Lots of spices work well with squash (nutmeg, cinnamon, ginger, cloves) and I still have a few more recipes to share with the remainder of my pumpkin puree. In the meantime, go here to enter to win a slew of wonderful spices. Another giveaway can be found here. Read the rest of this entry »

Pan-Fried Pumpkin Gnocchi with Brown Butter Sage

In Mains (Vegetarian) on November 27, 2009 at 6:25 PM

This weekend, we had our first Taste Space potluck where we each made a dish to share and learn more about/from each other. I am excited about how this blog will bring us together as new and old friends, with lots of yummy food!

My contribution was this lovely pan-fried pumpkin gnocchi with brown butter sage, from the Steamy Kitchen.  I have made her pan-fried lemon ricotta gnocchi which were simply heaven on my tongue (moist, melt in your melt soft, with a hint of lemon within a pillow-soft cheese base), so I knew they were coming from a great source and would be easy to make.  Personally, I prefer the lemon ricotta gnocchi, but the pumpkin was a nice change.  It has a heavy cheese taste as there is lots of ricotta and parmesan cheese within the gnocchi. In retrospect, this probably wasn’t the best dish for a potluck, as the gnocchi toughened up a bit while they were being kept warm in the oven as we took the photos (yes, I did sneak a few to make sure they were cooked all the way through).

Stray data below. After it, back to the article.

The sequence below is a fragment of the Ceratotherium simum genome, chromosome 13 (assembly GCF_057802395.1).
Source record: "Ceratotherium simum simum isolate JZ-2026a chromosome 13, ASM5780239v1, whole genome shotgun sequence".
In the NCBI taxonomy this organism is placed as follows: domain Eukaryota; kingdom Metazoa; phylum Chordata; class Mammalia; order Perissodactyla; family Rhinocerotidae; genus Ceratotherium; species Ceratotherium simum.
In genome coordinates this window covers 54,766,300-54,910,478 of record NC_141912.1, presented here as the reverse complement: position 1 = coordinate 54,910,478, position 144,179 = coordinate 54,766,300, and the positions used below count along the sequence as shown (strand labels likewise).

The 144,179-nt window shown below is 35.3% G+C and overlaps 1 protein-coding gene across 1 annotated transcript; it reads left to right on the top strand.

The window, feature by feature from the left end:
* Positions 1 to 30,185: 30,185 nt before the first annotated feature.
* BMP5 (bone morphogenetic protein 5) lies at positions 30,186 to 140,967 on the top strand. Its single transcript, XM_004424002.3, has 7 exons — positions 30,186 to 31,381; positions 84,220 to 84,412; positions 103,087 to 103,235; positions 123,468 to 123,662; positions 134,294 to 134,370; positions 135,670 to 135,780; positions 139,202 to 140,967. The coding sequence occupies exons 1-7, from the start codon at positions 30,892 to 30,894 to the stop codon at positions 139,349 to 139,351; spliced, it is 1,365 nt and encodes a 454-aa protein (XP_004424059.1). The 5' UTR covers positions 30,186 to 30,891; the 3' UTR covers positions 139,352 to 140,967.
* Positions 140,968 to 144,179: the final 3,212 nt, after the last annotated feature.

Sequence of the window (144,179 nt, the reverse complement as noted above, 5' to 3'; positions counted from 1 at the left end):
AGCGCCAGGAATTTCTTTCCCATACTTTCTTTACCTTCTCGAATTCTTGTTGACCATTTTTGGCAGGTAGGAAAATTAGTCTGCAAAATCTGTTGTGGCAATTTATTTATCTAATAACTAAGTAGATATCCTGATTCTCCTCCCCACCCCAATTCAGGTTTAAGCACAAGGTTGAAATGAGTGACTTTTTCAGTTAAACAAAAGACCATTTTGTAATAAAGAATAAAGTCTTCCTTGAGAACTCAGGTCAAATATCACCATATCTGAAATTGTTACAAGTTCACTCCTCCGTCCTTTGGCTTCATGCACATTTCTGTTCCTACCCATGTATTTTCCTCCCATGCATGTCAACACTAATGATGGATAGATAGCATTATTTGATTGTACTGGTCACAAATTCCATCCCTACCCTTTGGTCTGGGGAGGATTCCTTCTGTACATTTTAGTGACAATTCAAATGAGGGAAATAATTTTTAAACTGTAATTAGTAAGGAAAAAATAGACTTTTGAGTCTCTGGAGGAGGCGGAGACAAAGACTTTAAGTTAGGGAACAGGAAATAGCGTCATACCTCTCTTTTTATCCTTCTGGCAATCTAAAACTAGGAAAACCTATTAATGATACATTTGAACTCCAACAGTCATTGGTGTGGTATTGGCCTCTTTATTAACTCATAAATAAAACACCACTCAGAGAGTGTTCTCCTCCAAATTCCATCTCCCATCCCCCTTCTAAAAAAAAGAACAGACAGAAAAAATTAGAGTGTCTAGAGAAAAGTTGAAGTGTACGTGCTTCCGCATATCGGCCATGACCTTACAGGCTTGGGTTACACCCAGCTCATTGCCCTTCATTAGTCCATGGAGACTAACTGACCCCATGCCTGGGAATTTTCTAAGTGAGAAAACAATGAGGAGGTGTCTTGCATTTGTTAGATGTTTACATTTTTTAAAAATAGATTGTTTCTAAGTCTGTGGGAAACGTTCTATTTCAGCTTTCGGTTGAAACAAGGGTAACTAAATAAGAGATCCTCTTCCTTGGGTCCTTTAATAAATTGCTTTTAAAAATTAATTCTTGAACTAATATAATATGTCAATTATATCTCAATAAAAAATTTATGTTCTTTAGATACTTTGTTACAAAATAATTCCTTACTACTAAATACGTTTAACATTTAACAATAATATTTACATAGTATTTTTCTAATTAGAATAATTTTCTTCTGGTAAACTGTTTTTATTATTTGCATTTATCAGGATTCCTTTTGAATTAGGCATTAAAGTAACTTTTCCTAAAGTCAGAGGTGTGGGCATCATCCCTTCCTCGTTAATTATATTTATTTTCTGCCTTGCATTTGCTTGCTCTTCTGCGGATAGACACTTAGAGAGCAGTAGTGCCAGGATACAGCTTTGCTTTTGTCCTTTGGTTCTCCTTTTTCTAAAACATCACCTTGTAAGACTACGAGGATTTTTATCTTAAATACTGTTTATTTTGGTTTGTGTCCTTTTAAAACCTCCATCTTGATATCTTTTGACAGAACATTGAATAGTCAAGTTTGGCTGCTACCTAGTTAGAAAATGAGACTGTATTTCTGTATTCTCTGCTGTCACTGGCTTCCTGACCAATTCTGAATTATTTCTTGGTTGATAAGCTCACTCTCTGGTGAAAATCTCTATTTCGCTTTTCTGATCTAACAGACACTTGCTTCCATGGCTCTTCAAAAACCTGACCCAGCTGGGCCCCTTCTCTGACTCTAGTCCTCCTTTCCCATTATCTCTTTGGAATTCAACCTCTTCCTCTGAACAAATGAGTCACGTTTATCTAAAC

Not only was this the first time I cooked with pumpkin, it was also the first time I cooked with sage, so I am submitting this to Weekend Herb Blogging, hosted this week by Lynne (wrap-up posted here). Don’t worry, I have plenty more pumpkin recipes to come and I still have to investigate other uses for sage in the meantime.

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A remedy against the cold: Pumpkin curry

In Mains (Vegetarian) on October 15, 2009 at 4:24 PM

Last year, when I was reviewing restaurants for Voir in Ottawa/Gatineau I went to Coconut Lagoon, a good South Indian restaurant on Saint-Laurent Boulevard in Ottawa. I had a pumpkin curry there that I really enjoyed and it has stayed in my mind. Recently, the idea of doing it sprang up again when I spotted a lonely butternut squash in my kitchen. A few nights ago, I tried out a recipe which I borrowed from someone else’s blog, Vividha Ruchulu. I don’t know anything about her, but the recipe worked and I thoroughly enjoyed that curry! I ate it with store bough chapatis which fried up with a bit of butter to make them even better (right Pomelo? ;-)). Anyway, I am no expert in Indian cooking, but the sauce turned out really rich and creamy in this recipe and there is only a few teaspoons of oil…not bad! I think processing the onions to almost a pulp really gave some yummy body to this sauce, but have to explore more recipes to ascertain this claim. You can find the recipe on Ms. Ruchulu’s blog (link above). Below is my finished product, sans chapatis. This is the last serving and I hope it doesn’t look to baleful in that bowl…however, the little amount left is a testimony to its deliciousness!